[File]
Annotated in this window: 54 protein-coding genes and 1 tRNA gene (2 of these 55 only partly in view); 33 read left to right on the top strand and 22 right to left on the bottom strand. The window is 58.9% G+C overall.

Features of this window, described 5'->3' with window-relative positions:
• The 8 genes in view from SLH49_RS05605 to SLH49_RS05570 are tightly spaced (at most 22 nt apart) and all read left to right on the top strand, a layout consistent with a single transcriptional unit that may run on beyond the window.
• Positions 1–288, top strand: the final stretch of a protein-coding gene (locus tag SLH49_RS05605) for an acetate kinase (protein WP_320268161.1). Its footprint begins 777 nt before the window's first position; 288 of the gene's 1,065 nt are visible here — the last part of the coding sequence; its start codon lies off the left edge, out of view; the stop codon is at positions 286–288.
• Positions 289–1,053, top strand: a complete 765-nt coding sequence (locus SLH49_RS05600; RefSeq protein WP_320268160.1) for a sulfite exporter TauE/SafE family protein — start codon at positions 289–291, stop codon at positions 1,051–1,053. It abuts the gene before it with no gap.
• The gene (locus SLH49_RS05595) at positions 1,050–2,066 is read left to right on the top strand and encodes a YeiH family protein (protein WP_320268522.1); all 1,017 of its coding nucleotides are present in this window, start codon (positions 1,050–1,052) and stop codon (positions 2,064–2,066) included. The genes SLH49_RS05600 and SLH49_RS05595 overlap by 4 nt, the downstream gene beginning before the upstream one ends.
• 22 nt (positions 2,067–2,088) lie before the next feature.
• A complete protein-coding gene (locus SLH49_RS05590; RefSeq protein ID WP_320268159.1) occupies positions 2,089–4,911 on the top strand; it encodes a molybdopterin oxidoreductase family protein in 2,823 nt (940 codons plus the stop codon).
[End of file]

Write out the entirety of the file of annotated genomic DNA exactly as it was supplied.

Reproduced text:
Annotated in this window: 54 protein-coding genes and 1 tRNA gene (2 of these 55 only partly in view); 33 read left to right on the top strand and 22 right to left on the bottom strand. The window is 58.9% G+C overall.

Features of this window, described 5'->3' with window-relative positions:
• The 8 genes in view from SLH49_RS05605 to SLH49_RS05570 are tightly spaced (at most 22 nt apart) and all read left to right on the top strand, a layout consistent with a single transcriptional unit that may run on beyond the window.
• Positions 1–288, top strand: the final stretch of a protein-coding gene (locus tag SLH49_RS05605) for an acetate kinase (protein WP_320268161.1). Its footprint begins 777 nt before the window's first position; 288 of the gene's 1,065 nt are visible here — the last part of the coding sequence; its start codon lies off the left edge, out of view; the stop codon is at positions 286–288.
• Positions 289–1,053, top strand: a complete 765-nt coding sequence (locus SLH49_RS05600; RefSeq protein WP_320268160.1) for a sulfite exporter TauE/SafE family protein — start codon at positions 289–291, stop codon at positions 1,051–1,053. It abuts the gene before it with no gap.
• The gene (locus SLH49_RS05595) at positions 1,050–2,066 is read left to right on the top strand and encodes a YeiH family protein (protein WP_320268522.1); all 1,017 of its coding nucleotides are present in this window, start codon (positions 1,050–1,052) and stop codon (positions 2,064–2,066) included. The genes SLH49_RS05600 and SLH49_RS05595 overlap by 4 nt, the downstream gene beginning before the upstream one ends.
• 22 nt (positions 2,067–2,088) lie before the next feature.
• A complete protein-coding gene (locus SLH49_RS05590; RefSeq protein ID WP_320268159.1) occupies positions 2,089–4,911 on the top strand; it encodes a molybdopterin oxidoreductase family protein in 2,823 nt (940 codons plus the stop codon).